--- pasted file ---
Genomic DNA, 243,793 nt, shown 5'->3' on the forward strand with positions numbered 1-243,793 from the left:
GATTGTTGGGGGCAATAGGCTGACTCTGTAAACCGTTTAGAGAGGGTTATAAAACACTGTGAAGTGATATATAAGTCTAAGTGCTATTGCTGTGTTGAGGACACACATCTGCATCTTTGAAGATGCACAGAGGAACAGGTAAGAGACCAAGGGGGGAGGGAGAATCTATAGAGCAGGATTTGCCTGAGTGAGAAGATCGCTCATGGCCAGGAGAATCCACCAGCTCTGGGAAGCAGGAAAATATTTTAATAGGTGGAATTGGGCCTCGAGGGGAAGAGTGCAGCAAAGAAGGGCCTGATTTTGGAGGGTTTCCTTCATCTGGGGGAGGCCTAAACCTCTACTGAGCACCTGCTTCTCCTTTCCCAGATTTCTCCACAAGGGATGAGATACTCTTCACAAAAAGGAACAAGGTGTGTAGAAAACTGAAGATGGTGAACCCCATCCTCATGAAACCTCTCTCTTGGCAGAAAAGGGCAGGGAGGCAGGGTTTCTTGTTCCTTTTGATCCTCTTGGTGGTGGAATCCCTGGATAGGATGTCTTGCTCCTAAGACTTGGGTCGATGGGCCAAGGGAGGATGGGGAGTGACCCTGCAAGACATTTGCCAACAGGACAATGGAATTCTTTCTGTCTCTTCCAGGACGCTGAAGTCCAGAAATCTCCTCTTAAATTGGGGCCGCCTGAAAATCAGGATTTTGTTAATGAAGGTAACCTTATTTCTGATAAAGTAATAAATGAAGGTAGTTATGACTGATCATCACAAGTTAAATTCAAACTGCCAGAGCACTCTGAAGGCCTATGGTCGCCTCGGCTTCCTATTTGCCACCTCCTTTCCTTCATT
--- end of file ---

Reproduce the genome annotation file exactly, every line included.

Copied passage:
Genomic DNA, 243,793 nt, shown 5'->3' on the forward strand with positions numbered 1-243,793 from the left:
GATTGTTGGGGGCAATAGGCTGACTCTGTAAACCGTTTAGAGAGGGTTATAAAACACTGTGAAGTGATATATAAGTCTAAGTGCTATTGCTGTGTTGAGGACACACATCTGCATCTTTGAAGATGCACAGAGGAACAGGTAAGAGACCAAGGGGGGAGGGAGAATCTATAGAGCAGGATTTGCCTGAGTGAGAAGATCGCTCATGGCCAGGAGAATCCACCAGCTCTGGGAAGCAGGAAAATATTTTAATAGGTGGAATTGGGCCTCGAGGGGAAGAGTGCAGCAAAGAAGGGCCTGATTTTGGAGGGTTTCCTTCATCTGGGGGAGGCCTAAACCTCTACTGAGCACCTGCTTCTCCTTTCCCAGATTTCTCCACAAGGGATGAGATACTCTTCACAAAAAGGAACAAGGTGTGTAGAAAACTGAAGATGGTGAACCCCATCCTCATGAAACCTCTCTCTTGGCAGAAAAGGGCAGGGAGGCAGGGTTTCTTGTTCCTTTTGATCCTCTTGGTGGTGGAATCCCTGGATAGGATGTCTTGCTCCTAAGACTTGGGTCGATGGGCCAAGGGAGGATGGGGAGTGACCCTGCAAGACATTTGCCAACAGGACAATGGAATTCTTTCTGTCTCTTCCAGGACGCTGAAGTCCAGAAATCTCCTCTTAAATTGGGGCCGCCTGAAAATCAGGATTTTGTTAATGAAGGTAACCTTATTTCTGATAAAGTAATAAATGAAGGTAGTTATGACTGATCATCACAAGTTAAATTCAAACTGCCAGAGCACTCTGAAGGCCTATGGTCGCCTCGGCTTCCTATTTGCCACCTCCTTTCCTTCATT